Australia v India – Second Test Day 1: Australia’s defensive mindset does them in

When you reach a certain age (or level of unhealthy infatuation with the battle of attrition that is test cricket), Christmas becomes a precursor itself. It first hits home during Christmas day, with stacked plates full of meats and salads threatening the integrity of the folded table my family eat on. Instead of wondering what presents were to come my way, or how my extended family have coped with lockdown, I can’t stop wondering whether Steve Smith has used the break to devise a way of scoring against Bumrah and Ashwin. Will he have learnt from his overly defensive ways? Will our bowlers be just as scintillating? Despite being exhausted from a day of food and socialising, a nervous jitter flies through me as I rest before the big day.


Over the years Boxing Day has come to rival Grand Final day in terms of the morning. Straight away as I’m awake and realising of the occasion, the curtains are parted and the weather is reviewed. Bright blue skies? Perfect – we’ll bat first thanks. Tim Paine is on the same wavelength, and he puts a changed Indian line up to the test by sending them into the field.


If the opening session feels like Christmas, then it can only be a marathon of excitement and nerves for the combatants. Burns and Wade make the long walk to the MCG pitch, looking to build on their second innings performance attuned to downhill skiing. Was it a one-off, or an incline in a long-term trend of form? Burns’ portion is answered quickly; Bumrah is straight on the money, and hems him down until his nifty out-swingers can entice a quiet nick through to the recalled Rishabh Pant. As he trudges off for his second consecutive Boxing Day duck, he forgets to look at the surrounds and take them in in case it’s for the final time as a test match opener.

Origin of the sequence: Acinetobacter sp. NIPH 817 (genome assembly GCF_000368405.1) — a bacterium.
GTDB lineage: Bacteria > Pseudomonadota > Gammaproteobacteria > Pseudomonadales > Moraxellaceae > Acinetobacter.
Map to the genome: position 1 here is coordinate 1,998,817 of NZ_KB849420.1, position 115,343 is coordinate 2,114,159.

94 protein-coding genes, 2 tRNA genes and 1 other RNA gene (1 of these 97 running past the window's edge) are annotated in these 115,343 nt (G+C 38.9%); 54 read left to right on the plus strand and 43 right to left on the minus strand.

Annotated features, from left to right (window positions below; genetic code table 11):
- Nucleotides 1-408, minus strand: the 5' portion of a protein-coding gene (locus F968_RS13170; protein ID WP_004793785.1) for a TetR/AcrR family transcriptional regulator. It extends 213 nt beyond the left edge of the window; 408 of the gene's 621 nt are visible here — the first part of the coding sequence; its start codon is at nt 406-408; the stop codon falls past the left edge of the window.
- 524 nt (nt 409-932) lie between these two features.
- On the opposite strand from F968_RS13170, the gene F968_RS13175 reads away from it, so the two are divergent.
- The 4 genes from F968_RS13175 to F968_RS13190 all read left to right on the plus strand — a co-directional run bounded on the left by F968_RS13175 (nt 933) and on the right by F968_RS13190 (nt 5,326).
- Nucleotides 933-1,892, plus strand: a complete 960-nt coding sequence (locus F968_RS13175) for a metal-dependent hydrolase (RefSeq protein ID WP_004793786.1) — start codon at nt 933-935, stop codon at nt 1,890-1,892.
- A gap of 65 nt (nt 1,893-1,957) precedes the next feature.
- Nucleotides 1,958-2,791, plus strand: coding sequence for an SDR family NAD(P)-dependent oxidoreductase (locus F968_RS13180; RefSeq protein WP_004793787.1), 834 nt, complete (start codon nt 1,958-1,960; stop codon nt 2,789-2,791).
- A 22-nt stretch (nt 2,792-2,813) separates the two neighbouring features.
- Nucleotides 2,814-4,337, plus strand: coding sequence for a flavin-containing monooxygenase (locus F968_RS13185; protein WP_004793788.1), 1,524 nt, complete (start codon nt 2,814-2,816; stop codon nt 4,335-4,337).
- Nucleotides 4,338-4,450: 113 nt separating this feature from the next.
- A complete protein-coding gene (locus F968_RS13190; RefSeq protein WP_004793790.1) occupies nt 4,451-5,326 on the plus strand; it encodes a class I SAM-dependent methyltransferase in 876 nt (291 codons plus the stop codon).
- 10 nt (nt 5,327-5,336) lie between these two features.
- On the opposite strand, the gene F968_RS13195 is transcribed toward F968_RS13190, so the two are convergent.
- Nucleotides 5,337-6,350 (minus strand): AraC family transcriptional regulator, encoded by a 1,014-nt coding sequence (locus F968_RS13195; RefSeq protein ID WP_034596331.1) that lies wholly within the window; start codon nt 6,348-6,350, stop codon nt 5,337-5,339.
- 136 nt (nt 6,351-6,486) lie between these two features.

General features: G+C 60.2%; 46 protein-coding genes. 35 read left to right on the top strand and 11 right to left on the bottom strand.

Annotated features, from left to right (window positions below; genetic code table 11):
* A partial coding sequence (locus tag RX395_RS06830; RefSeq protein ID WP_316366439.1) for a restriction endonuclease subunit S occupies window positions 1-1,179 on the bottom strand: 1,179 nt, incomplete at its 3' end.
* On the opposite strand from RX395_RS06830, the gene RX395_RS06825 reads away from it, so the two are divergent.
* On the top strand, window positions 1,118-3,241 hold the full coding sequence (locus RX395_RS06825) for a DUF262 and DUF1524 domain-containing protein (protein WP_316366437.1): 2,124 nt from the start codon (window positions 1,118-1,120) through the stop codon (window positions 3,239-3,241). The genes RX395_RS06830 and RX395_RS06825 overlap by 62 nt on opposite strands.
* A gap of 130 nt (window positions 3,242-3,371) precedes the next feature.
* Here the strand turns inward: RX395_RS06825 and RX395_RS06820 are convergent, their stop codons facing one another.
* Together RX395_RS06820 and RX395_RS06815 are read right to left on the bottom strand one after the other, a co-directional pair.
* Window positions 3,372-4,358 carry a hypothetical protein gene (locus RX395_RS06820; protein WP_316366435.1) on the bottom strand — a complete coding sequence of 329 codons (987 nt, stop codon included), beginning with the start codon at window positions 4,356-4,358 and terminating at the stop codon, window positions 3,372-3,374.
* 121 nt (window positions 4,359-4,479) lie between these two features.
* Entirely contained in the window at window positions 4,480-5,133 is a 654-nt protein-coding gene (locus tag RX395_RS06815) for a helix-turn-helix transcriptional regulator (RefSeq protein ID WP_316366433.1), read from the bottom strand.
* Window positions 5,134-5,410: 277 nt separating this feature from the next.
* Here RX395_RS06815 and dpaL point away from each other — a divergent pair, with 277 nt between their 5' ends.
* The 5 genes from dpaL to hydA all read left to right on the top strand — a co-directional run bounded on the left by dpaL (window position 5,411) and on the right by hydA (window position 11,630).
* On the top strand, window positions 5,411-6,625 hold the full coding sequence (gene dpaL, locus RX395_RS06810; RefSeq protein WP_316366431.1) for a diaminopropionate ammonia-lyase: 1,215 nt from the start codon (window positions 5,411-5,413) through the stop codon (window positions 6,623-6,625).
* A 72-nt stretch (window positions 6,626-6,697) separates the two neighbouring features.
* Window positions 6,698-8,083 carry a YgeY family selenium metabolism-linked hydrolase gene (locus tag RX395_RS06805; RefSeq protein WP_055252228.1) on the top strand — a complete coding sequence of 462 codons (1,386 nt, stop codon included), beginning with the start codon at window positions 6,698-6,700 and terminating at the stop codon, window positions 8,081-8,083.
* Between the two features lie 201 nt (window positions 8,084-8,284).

Wade takes something from Burns’ tentative prod, and sets about ensuring a piece of David Warner is represented on Boxing Day. Whenever Yadav overpitches, Wade pounces, slamming cover drives through with disdain. His tattooed arms fly through anything wide. Before long, his confidence extends to his straight off drive. By the time Ashwin is introduced (in the 10th over, a sign of new and bold captaincy from Ajinkya Rahane that makes Warne, Clarke and myself cluck with approval), Wade is confident enough to sweep the wily offie. Australian cricketers have funny ways of performing on their birthdays. The strong Tasmanian looked well on the way to joining the ranks of Peter Siddle and David Boon.


Until it all goes pear-shaped. In the same over as the bold sweep to the boundary, Wade bites off more than he should chew. Like an eager kid, he swings through a flighted Ashwin ball despite not being anywhere near the pitch of it, and skies it into the Melbourne sky. World cricket’s best fielder in Ravi Jadeja sits under it, judging it to perfection despite debutant Shubman Gill trying to make a contest. For the first time in nearly a year there is a marking contest at the ‘G. Jadeja’s athleticism and superior conditioning wins out, but not without Gill making a valiant attempt to spoil. Many AFL clubs would be licking their lips at his defensive intensity, but other cricket fans rue Wade’s lack of patience after such a thrilling start.


The Wade shot is made to look much worse when Smith jiggles to the crease and falls for without scoring to Ashwin. The makeshift opener may receive the criticism, but Smith’s lazy attention to Rahane’s attacking field is just as disappointing. Instead of taking to Ashwin and swinging through a leg-stump delivery, he tries to delicately flick it, only to find leg slip’s awaiting hands. It won’t be the last instance of such a dismissal, but it’s by the far the most deflating.


From there Head and Labuschagne cling on for dear life. Head refuses to move his feet to Ashwin, instead allowing him to dictate ball after ball, much like Graeme Swann used to revel in doing to gun-shy left-handers. Labuschagne sits on the back foot to Bumrah, and avoids LBW calls by millimetres.